Elena Kh

In the Brooder
Mar 27, 2019
13
4
26
How old are the chickens? What breed are they?

Is it possible they started molting coincidentally when you switched feed?

Have you compared the ingredients on both bags? Would you mind posting it so we can compare?
Мы
 

Elena Kh

In the Brooder
Mar 27, 2019
13
4
26
My chickens are around 10 months old.
Ingridients of food:
Purina - Protein 20%, No antibiotics/ hormones'.
Nutriena Feather fixes ( From Nature Wise) - Protein 18%, no information about hormones and other ingredients.
Molting process continues 3 weeks and became more active. Chickens eat less.
Yes , ventilation in hoop is bad. Humidity is high.
Now I don't close hoop for night, if temperature is around 26 F. How long do chickens molt usually ( Orpington, Arucana)? How can I change ventilation in hoop? Should I change food? Thanks all for help, for very useful answers.
 

Elena Kh

In the Brooder
Mar 27, 2019
13
4
26
Absolutely no reason to heat a coop at 28F - how cold does it get at the coldest? Do you have ample, draft free ventilation in your coop to allow moisture to escape the coop? The birds can keep themselves warm, even molting birds don't have too much issue in most cases. But moisture build up can lead to frostbite and respiratory issues.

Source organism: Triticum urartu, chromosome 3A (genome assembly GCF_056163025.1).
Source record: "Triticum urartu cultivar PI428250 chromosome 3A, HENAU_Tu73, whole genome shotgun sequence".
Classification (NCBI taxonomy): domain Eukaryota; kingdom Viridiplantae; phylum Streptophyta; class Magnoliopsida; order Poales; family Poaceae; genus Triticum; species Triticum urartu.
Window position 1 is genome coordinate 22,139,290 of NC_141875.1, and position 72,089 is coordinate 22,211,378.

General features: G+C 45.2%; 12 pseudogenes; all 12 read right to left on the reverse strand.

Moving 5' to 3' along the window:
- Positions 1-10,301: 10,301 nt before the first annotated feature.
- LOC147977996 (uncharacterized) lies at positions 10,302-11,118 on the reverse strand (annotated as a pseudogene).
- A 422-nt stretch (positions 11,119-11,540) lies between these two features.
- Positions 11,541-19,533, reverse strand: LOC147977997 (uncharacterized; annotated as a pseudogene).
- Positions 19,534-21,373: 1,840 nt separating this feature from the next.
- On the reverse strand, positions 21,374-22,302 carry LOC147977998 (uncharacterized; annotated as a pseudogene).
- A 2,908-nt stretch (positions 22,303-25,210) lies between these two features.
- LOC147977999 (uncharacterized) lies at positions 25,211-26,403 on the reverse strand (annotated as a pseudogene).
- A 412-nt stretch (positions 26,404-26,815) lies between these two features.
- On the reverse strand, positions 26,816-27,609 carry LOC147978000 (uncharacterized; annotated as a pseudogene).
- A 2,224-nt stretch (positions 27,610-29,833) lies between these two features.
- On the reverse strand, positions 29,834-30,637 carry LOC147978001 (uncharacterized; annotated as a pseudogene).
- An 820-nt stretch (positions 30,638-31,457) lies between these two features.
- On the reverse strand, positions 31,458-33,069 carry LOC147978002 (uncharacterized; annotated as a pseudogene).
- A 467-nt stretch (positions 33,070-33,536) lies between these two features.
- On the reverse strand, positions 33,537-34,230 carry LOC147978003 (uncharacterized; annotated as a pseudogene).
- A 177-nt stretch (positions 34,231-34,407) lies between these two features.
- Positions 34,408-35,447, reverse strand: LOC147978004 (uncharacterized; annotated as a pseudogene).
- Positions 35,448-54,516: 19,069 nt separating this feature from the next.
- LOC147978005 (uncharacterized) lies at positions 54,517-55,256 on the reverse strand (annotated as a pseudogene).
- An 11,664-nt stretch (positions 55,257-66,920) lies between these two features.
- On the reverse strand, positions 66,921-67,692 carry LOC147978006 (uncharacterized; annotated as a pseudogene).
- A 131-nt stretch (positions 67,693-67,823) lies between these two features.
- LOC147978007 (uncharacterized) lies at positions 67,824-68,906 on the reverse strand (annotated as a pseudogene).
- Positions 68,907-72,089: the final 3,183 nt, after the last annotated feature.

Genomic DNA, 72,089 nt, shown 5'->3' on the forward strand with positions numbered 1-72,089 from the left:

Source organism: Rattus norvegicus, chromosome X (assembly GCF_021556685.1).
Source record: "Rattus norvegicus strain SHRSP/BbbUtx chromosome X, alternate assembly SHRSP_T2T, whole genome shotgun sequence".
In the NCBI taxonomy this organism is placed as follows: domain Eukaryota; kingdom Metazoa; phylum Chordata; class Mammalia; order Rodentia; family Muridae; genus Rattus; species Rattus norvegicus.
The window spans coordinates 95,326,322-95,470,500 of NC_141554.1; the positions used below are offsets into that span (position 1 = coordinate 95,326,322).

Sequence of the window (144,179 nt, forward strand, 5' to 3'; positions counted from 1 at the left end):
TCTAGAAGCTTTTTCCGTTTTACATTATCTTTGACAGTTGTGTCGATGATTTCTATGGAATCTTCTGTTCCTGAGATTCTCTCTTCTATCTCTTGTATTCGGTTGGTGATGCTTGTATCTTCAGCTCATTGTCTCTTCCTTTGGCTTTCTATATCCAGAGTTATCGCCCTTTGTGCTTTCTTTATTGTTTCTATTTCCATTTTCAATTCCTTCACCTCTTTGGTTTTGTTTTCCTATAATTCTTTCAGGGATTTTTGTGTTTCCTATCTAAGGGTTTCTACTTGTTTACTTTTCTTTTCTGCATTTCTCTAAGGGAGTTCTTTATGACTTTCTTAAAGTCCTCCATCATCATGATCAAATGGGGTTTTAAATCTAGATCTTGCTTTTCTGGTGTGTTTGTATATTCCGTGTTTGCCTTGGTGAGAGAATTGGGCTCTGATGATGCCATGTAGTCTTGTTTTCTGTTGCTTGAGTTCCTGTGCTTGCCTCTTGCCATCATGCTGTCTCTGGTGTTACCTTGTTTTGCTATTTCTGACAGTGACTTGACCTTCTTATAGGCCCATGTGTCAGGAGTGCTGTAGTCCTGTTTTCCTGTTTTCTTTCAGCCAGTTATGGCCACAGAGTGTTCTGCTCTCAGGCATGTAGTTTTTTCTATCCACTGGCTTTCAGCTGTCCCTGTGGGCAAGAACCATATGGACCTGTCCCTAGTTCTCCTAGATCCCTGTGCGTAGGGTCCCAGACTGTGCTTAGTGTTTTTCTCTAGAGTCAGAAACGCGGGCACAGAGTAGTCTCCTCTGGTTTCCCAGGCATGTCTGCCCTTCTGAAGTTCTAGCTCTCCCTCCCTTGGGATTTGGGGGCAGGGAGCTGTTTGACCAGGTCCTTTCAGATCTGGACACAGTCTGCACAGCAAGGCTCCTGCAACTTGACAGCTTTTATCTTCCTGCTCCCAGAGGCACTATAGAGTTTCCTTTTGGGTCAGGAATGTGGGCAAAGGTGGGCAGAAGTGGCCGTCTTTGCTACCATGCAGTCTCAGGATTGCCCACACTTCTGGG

How old are your birds? Molting is a natural thing for birds over a year old, and sometimes for younger adolescents as well. During molt they don't lay (or lay at very reduced amounts) as all their energy goes into regrowing feathers. Feeding them food that's higher in protein can help get them through molt - from my understanding "Feather Fixer" is a little weird in formulation as it's higher in protein (18%) than typical layer feed, but also has higher calcium like a layer feed (and they're not laying) so you're were much better off sticking with flock raiser (20%), as it has more protein and less calcium.

Changing food is a stressor so that wouldn't help them lay anyhow.
Hello,

My questions:

At what temperature should I close the chicken coop for night?

Quick change of food is stressful, birds don’t eat, refusal of food, even have diarrhea. How can I smoothly change chickens frood?

How to change ventilation in a small chicken coop? It has a window. Need to open it up? Make chicken to come out from hoop on winter, if T is around 40 – 45 F?

Thank you.
 

rosemarythyme

Scarborough Fair
Premium Feather Member
5 Years
Jul 3, 2016
17,879
35,825
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WA, Pac NW
My Coop
My Coop
At what temperature should I close the chicken coop for night?

Quick change of food is stressful, birds don’t eat, refusal of food, even have diarrhea. How can I smoothly change chickens frood?

How to change ventilation in a small chicken coop? It has a window. Need to open it up? Make chicken to come out from hoop on winter, if T is around 40 – 45 F?

I close the coop for security, not due to temperature. If you're seeing persistent temperatures of around -20F or more, that's when I'd be concerned about being cold.

I actually don't do slow transitions of food. When I switch, I switch over at once. But I very rarely switch feed, so it's never been an issue for me.

Really need to see your coop to make ventilation suggestions. Opening "a window": might help, but depends on the location of it, and the size. For 3 hens you'd want at least 3 sq ft of draft free ventilation but that might be difficult in a small coop.